3 Yogic Breathing Techniques That Diffuse Tension from Anger

Anger creates unnecessary tension in the mind and body. From negative emotions to a distressing stomachache, reactions to rage are not only upsetting they are also very unhealthy.

If you struggle with anger, the following yogic breathing practices (pranayama) may help you to feel more at ease so you no longer have to suffer.

Lion’s Breath

Instead of screaming at your spouse, child, or customer service rep, take some time to yourself and do a few rounds of this spine-tingling, endorphin-producing pranayama.

Sit or lie down on your back. As you inhale, contract the muscles of your face and make tight fists with both hands. With an explosive exhale, stick out your tongue, open your eyes and fingers very wide and roar loudly. Five rounds of lion’s breath is usually enough to release the beast of rage from your soul.

Tip: During your exhale, visualize the source of your anger shrinking down to tiny, inert particles.

Ujjayi Breath

Rhythmic breathing is great, but ujjayi pranayama is even better, especially when it comes to smoothing out the wrinkles of rage.

Stand or sit comfortably. Gently narrow the passageway in the back of your throat to control the flow of your deep breathing. By doing this, you will create a sound that is similar to the soothing voice of ocean waves, wind in the trees, or like the powerful Darth Vader breathing with determination behind his mask. Practice ujjayi pranayama for up to ten minutes.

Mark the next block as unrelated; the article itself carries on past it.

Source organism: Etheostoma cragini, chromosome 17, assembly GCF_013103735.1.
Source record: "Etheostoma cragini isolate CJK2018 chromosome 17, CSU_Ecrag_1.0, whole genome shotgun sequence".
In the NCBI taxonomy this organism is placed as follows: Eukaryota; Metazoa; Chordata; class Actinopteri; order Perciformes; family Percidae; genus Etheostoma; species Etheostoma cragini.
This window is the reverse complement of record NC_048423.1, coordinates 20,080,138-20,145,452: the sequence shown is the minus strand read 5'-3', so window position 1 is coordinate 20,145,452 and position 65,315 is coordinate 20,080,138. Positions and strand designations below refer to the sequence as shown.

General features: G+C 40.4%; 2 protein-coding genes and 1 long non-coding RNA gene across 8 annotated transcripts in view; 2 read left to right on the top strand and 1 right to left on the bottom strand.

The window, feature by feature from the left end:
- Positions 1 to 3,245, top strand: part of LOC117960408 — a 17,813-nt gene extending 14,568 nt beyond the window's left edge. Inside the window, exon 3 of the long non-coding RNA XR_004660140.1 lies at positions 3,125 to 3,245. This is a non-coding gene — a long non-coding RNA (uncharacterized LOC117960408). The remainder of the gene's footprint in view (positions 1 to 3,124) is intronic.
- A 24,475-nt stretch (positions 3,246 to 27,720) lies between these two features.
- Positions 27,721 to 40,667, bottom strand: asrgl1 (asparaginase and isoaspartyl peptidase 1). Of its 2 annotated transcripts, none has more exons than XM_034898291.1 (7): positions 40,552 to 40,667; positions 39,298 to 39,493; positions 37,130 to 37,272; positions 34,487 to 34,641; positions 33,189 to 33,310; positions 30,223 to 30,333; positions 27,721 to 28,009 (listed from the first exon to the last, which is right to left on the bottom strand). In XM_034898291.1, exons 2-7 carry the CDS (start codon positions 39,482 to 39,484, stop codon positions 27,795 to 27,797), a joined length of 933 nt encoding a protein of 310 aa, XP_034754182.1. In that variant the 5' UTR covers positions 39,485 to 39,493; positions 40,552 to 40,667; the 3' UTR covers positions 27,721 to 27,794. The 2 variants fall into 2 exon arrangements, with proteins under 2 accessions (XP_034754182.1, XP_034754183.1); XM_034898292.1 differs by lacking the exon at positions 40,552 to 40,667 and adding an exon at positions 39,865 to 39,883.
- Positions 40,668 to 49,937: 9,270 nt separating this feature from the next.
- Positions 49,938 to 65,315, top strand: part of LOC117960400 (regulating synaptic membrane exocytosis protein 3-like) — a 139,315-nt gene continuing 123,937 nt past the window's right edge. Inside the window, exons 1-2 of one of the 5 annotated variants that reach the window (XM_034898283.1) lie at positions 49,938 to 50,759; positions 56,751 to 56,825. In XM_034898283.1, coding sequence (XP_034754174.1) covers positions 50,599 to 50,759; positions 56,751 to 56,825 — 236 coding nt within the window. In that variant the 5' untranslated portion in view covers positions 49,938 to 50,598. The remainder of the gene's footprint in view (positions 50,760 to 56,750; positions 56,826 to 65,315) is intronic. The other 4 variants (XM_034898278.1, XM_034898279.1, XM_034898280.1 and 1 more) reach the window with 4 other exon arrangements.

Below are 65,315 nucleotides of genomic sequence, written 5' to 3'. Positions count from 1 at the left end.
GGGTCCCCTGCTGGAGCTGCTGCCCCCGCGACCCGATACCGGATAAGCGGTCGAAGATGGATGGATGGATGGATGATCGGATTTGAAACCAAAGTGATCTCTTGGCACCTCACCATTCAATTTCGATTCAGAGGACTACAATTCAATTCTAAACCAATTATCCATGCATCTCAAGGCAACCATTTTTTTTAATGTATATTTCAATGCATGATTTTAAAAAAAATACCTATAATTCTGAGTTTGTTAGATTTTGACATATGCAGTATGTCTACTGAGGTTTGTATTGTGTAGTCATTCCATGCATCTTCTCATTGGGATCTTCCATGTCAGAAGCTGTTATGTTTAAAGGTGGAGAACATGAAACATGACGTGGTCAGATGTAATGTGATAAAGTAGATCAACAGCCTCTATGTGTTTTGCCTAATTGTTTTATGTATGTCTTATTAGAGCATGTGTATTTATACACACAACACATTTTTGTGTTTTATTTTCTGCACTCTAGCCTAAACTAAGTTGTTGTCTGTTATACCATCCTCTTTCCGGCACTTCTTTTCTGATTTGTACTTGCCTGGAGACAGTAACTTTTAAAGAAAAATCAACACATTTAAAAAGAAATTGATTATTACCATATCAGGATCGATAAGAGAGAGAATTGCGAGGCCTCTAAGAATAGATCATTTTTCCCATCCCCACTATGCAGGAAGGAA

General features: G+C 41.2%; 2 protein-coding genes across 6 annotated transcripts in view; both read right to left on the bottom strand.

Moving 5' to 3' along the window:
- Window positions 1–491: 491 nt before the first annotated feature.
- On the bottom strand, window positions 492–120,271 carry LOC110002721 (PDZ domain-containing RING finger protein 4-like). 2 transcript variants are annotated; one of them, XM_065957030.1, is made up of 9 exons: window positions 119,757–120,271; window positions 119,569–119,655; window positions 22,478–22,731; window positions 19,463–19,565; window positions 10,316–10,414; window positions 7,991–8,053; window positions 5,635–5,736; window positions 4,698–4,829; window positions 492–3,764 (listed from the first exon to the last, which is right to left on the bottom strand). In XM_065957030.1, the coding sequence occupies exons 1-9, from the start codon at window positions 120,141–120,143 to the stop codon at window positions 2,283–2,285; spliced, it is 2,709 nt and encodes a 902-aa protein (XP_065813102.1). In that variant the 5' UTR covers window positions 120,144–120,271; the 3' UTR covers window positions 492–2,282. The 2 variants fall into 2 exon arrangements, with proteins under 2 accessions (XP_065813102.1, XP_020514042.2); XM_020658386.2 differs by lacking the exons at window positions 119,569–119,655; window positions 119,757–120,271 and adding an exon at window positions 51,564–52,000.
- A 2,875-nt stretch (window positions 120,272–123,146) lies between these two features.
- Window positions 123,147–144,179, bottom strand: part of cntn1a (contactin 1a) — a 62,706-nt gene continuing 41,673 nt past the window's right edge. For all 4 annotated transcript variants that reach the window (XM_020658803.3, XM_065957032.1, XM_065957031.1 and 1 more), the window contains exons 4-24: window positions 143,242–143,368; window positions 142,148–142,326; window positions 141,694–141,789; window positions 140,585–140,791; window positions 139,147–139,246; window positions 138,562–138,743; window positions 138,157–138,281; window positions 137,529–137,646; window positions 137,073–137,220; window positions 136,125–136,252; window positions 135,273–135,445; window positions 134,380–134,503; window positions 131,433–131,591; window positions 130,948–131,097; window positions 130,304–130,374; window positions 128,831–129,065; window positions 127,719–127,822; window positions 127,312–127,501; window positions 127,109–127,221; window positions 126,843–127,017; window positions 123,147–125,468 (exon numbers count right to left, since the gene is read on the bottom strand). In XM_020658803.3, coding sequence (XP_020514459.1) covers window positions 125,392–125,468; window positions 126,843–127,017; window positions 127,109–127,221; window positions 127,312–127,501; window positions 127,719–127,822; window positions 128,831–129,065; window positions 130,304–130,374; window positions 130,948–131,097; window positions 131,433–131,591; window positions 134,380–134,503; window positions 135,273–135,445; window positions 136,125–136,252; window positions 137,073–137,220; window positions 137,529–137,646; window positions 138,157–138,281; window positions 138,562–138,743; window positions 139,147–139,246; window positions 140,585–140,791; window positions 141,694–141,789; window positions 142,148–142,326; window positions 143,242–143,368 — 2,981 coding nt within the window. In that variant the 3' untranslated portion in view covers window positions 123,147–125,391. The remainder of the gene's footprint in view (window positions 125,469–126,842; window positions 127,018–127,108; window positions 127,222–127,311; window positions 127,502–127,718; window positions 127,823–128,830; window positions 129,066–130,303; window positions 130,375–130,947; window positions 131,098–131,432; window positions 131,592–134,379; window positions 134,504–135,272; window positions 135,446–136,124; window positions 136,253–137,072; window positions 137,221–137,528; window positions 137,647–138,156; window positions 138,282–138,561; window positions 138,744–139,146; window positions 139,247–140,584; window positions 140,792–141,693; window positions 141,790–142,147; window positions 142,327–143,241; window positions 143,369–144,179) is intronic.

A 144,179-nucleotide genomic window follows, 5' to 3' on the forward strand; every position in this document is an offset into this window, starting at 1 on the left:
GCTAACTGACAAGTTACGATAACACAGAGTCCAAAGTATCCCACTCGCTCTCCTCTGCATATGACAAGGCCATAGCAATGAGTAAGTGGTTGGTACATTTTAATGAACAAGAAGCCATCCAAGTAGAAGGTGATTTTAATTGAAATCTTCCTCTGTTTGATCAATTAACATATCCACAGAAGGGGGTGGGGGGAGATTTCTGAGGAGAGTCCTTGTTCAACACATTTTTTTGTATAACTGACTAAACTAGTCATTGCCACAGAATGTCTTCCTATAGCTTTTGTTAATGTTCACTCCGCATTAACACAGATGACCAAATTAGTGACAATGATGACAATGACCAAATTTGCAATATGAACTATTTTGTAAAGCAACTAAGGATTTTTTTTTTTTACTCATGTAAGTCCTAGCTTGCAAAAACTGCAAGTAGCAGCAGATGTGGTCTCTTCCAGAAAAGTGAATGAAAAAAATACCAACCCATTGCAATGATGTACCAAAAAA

Tip: Ujjayi is the Sanskrit word for victorious. Imagine you are rising victoriously above whatever caused you to feel furious.

Breath of Fire

Used as a psychic cleansing technique in Kundalini yoga, breath of fire can burn away negative feelings in a heartbeat. Since it is a more advanced form of pranayama, it is not recommended for beginners without the guidance of a teacher present.

Sit in a comfortable position with both hands layered over your lower belly. Take a deep breath in and exhale until your lungs are only one-quarter filled with air. Next, create a rapid and pumping short exhales by contracting your diaphragm. When you relax your diaphragm, you will naturally inhale. Let the relaxation phase of your inhale be the same pace of your staccato-like exhale so that you are breathing in short, rhythmic bursts at one-quarter capacity of your lungs. Do not practice breath of fire for more than twenty seconds at a time, unless you are in the company of a teacher or are an experienced practitioner.

Tip: Breath of fire is a powerful tool to singe the hairs of resentment. Let it bathe you in the heat of forgiveness.

Also Read:

Compassion Meditation Can Lead to a Happier, Healthier and Nicer You

Positive Daily Affirmations for Happier and Healthier Moments 

Causes of Emotional Eating 

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